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U rb an R u p tu re o f P ro j ec t S i te • The zone between the city center and the agricultural land is under threat of development • Inadequate connec�on of the designated area with the city organiza�on • No varia�on in lot types • Presence of homogeneous housing • Green areas that do not work together with urban pa�ern • The breakdown of green space and social facili�es • No regular street development • Presence of a homogenous social profile

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Areal f o to o f th e area 1k m x 1k m M E TU M A S TE R O F U R B A N D E S I G N 2 0 1 7 - 2 0 1 8 S TU D I O


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D e v e l o p m e n t P l an

o f t h e ar e a 1 k m

Developme t Pla of the area

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x 1 k m m

m


02. Strategic Perspec�ve Macro Strategic Perspec�ve for the City V IS IO N Considering the natural thresholds and rich agricultural fabric in the project site, the main aim of this project is to prevent urban rupture by designing new living units which will be accessible and provide interac�ve building fronts. Therefore, this project tries to design a system called “ ec rsive Mo larity”. It refers to a system that consists of different units, but feeds each other as a network structure.

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M E TU M A S TE R O F U R B A N D E S I G N 2 0 1 7 - 2 0 1 8 S TU D I O


U rb an N u c l ei M o d el Strategic framework of design model is based on the concept of “U rb an N u c l ei ”. In this concept; con�nuity and permeability are the main issues which consist of h i erarc h y o f et or hierarchy of moveme t a ecological et or . The concepts of movement, space hierarchy and permeability are foregrounded and the design codes are shaped according to these concepts. The key design idea behind this model to create self-sufficent centers by supplying p lic tra sporta�o gree et or s mi e - se corriors a y amic se leme t evelopme t. ierarchy of Moveme t

H i erarc h y o f C o mmu ni ty

cological et or

Transit Corridor Thourugfare

Town Center

Natural System in Urban Area

Transit Corridor Boulevard

Urban Core

Urban Green

Thoroughfare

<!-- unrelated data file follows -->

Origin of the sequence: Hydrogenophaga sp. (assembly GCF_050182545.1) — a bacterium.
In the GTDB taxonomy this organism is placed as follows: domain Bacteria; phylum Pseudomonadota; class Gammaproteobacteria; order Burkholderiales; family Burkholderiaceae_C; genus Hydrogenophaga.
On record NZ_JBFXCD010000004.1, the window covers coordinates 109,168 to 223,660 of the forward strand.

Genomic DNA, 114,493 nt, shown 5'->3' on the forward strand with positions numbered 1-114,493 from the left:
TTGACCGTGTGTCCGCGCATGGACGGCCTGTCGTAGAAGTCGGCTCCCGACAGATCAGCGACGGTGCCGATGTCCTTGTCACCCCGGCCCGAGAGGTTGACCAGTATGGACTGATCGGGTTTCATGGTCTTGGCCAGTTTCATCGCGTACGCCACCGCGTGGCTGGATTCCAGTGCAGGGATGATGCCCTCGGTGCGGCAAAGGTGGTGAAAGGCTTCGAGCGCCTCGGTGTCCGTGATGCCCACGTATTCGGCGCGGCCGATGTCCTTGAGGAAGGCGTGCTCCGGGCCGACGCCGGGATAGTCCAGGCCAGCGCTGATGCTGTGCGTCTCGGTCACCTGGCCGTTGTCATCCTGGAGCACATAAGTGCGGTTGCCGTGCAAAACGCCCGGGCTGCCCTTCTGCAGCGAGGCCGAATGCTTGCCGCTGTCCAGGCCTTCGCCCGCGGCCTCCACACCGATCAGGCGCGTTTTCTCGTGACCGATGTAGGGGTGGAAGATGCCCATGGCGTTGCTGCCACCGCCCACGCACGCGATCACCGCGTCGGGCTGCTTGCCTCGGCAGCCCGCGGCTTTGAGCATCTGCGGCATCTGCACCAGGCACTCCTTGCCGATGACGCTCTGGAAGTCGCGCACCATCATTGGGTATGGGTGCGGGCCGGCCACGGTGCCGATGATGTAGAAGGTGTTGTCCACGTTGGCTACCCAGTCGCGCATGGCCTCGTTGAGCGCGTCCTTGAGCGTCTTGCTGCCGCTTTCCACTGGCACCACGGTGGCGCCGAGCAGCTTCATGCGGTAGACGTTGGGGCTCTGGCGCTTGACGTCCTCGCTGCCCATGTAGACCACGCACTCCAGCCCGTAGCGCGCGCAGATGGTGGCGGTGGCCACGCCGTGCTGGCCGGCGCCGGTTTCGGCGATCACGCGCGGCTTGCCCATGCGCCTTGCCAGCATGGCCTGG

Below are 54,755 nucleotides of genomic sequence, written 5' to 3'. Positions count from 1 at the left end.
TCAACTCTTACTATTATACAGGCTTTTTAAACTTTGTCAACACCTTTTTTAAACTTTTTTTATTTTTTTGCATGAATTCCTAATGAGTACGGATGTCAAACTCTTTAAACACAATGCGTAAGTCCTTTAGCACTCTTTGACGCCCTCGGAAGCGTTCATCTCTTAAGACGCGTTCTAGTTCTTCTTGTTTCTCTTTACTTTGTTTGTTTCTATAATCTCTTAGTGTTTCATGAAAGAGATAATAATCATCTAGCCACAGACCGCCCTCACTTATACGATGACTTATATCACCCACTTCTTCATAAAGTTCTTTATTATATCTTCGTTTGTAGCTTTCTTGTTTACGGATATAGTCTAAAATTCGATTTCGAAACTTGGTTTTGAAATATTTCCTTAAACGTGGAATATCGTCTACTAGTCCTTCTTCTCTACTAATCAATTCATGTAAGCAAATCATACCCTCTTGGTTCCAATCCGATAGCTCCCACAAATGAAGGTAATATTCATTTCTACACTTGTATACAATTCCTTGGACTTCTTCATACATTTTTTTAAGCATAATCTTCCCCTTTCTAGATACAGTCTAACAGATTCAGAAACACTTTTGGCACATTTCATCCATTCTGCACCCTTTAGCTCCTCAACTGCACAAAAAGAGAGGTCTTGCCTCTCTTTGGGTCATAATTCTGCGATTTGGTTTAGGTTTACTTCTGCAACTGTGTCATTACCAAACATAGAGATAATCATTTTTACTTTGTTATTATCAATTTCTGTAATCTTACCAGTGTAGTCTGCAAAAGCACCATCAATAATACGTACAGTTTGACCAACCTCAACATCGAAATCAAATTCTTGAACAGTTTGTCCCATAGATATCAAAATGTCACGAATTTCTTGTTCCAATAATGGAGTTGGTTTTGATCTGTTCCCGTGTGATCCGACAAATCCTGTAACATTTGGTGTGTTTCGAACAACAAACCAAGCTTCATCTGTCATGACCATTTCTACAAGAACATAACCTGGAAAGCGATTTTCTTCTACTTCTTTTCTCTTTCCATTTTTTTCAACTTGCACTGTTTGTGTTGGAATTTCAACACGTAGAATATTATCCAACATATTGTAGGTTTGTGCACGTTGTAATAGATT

Mixed-Use Corridor

Street Green

Thrafic Calmed Thoroughfare

Local Focus

Boulevard

Local Street

Dynamic Neighborhood

Green Crossing

Mehaffy, M., Porta, S., Rofè, Y., & Salingaros, N. (2010). Urban nuclei and the geometry of streets: The ‘emergent neighborhoods’ model. URBAN DESIGN Interna�onal, 15(1), 23-38.

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-89Protec�on of natural assests, providing a con�nuity of green spaces, infilltra�on of green areas into the city and protec�on of farmlands are the main principles of macro-scale for project site strategies by applying the basis of ec rsive Mo larity a r a clei This design project uses the concepts of node, segment and interface to prevent the development of urban break-ups and fragmented development areas in Döşemeal�.

M E TU M A S TE R O F U R B A N D E S I G N 2 0 1 7 - 2 0 1 8 S TU D I O


Developme t Strategies for Peripherial ate Comm

i�es

Crea�ng controllable units Con�nuity on streets and crea�ng connectors Establishing the street hierarchy to provide connected community

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ierarchy of Moveme t The present urban texture contains a homogeneous road connec�on. The l ac k o f h i erarc h y i n th e ro ad sy stem leads to problems both in ac�ve street life and transporta�on. By taking human ac�on into account at macro scale, this project purposes a sustainable, walkable and hierarchical road system. The emphasis is placed on linking the different segments of the roads in the proposed system and interac�ng with the nodules to be formed in the city.

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Developme t Strategies for Peripherial ate Comm

i�es